Shrinking equity has caused consumers to take a hard look at ways to cut transaction costs, particularly the typical 5% or 6% real estate commission, she says. And they’ve discovered that they can now find all the information they need to list, market, stage, negotiate and close a home sale on the Internet.

Like bank tellers, travel agents and other middlemen, real estate agents are no longer critical to a transaction, Ms. Lappin says—though many of her peers will undoubtedly disagree. And as technology has made their role less essential, their ranks have plummeted. According to the National Association of Realtors, the number of real estate agents fell to roughly 1 million members last year from about 1.4 million members in 2006. Ms. Lappin expects the decline will continue as more technological tools are developed to help sellers and buyers deal with each other directly. “The real estate game has changed forever,” she says.

Comment by polly
2012-03-23 08:08:11

“And as technology has made their role less essential, their ranks have plummeted.”

So either their ranks were plummeting in 2004 or there was no internet in 2004? Welcome to the spin zone,

Comment by scdave
2012-03-23 08:09:04

expects the decline will continue as more technological tools are developed to help sellers and buyers deal with each other directly. “The real estate game has changed forever ??

The real death blow to NAR will be ruiness competition…If it happens, it will likely come through the big banks or a company like Wal-Mart…Just look at what impact “Legal-Zoom” has had on the lawyer industry…

Comment by Neuromance
2012-03-23 21:29:19

I think the buyer’s agent, with its inherent conflict of interest, might be fading. The seller’s agent makes sense. Someone dedicated to getting the house marketed and sold. But, with the listings available on the internets, if I find a house and want to execute the transaction, why do I need a buyer’s agent? Basically a buyer’s agent is just another salesperson who’s prodding me to buy, instead of just the one salesperson.

Now, for someone who wants to be prodded to buy, a buyer’s agent might be the right option. But for someone who doesn’t want that, it’s just an added hassle. Plus without an extra agent, the deal gets sweetened for the seller.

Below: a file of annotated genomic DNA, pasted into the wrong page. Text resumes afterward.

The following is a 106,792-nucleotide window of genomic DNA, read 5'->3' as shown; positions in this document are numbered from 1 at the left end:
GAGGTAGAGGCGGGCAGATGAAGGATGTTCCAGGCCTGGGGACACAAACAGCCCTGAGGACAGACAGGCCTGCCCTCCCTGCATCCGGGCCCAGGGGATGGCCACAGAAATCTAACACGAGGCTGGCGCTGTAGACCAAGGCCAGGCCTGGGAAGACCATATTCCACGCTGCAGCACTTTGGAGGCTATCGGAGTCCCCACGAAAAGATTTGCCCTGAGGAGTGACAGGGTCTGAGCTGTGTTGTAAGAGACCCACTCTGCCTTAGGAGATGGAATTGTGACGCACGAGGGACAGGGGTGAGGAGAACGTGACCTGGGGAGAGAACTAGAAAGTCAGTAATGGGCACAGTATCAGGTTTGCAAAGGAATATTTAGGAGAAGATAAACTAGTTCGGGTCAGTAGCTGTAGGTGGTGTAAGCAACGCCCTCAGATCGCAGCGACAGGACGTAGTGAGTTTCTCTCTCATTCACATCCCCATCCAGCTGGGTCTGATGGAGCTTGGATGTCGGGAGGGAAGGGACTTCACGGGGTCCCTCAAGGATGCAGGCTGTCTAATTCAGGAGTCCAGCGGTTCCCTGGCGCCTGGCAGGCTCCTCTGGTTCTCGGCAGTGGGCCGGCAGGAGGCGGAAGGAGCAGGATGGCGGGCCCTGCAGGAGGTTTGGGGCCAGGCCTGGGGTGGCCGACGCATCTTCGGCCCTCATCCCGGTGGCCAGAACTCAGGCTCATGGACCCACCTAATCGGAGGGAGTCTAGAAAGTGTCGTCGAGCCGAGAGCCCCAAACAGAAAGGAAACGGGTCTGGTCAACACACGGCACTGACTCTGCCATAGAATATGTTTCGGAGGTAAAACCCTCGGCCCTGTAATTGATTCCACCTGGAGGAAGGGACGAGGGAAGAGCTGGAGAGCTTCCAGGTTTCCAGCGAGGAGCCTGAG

If I as a layman approach the seller’s agent, why do I need yet another middleman? It’s like buying a car. There’s a bunch of paperwork but we both want the same thing - me buying that house. I’d think the seller’s agent should be more than capable of handling the transaction.

But what about all that paperwork? One needs the inspection. And the title search. The lender will do a title search before loaning me money. Escrow officer? Still gotta find out about that. I don’t wanna hand the deposit/earnest money over to the realtor’s cousin Bernice. But, it’s like a car sale in many regards. No need for another agent in the mix it seems to me.

Comment by Cantankerous Intellectual Bomb Thrower©
2012-03-23 06:36:18

Is the “housing market recovery in 2012″ mantra still on track?

March 23, 2012, 9:12 a.m. EDT
U.S. stock futures flat ahead of housing data
By Kate Gibson and William L. Watts, MarketWatch

NEW YORK (MarketWatch)—U.S. stock futures hovered near unchanged Friday as investors awaited a further set of housing data.

Investors will be awaiting new-home-sales data for February, set for release at 10 a.m. Eastern time. Economists surveyed by MarketWatch expect sales to rise to an annualized pace of 330,000 from 321,000 in January.

Data earlier this week showed sales of existing homes dipped in February. Housing starts also declined, but building permits rose.

Comment by Cantankerous Intellectual Bomb Thrower©
2012-03-23 06:42:38

Seems like Mr Market, who is itching for a selloff, is in a tug of war with the Plunge Protection Team this morning. We’ll see who wins once those housing numbers are released.

Comment by Carl Morris
2012-03-23 18:50:20

I’m starting to forget there was ever time when this wasn’t true…

Comment by Professor Bear
2012-03-23 15:23:45

Snowballs roll downhill — until they turn into avalanches.

KB Home cools down red-hot homebuilders
Commentary: A bad report offers a good excuse to lock in profits
By MarketWatch

SAN FRANCISCO (MarketWatch) — It was a double-whammy Friday for homebuilders. It was also overdue.

First up, KB Home (KBH -0.49%). The company released its fiscal first-quarter report before the opening bell, setting the stage for the subsequent sell-off. At first glance, the company seemed to be on the mend. It narrowed its loss to 59 cents a share from $1.49 a year ago, but was still wide of the 24-cent per-share loss analysts expected.

Closer inspection showed other problems. KB Home’s margins shrank. Net orders fell. Perhaps most surprising was a rise in cancellations to 36% from 29%. Read about KB Home’s latest quarter.

KB Home still on roll

Not surprisingly, the stock got pounded, plunging double-digits in pre-market trade.

The Commerce Department dropped the second bomb. New home sales fell 1.6% in February to an annually adjusted rate of 313,000, well off the 330,000 pace analysts had expected. Read about the latest housing report.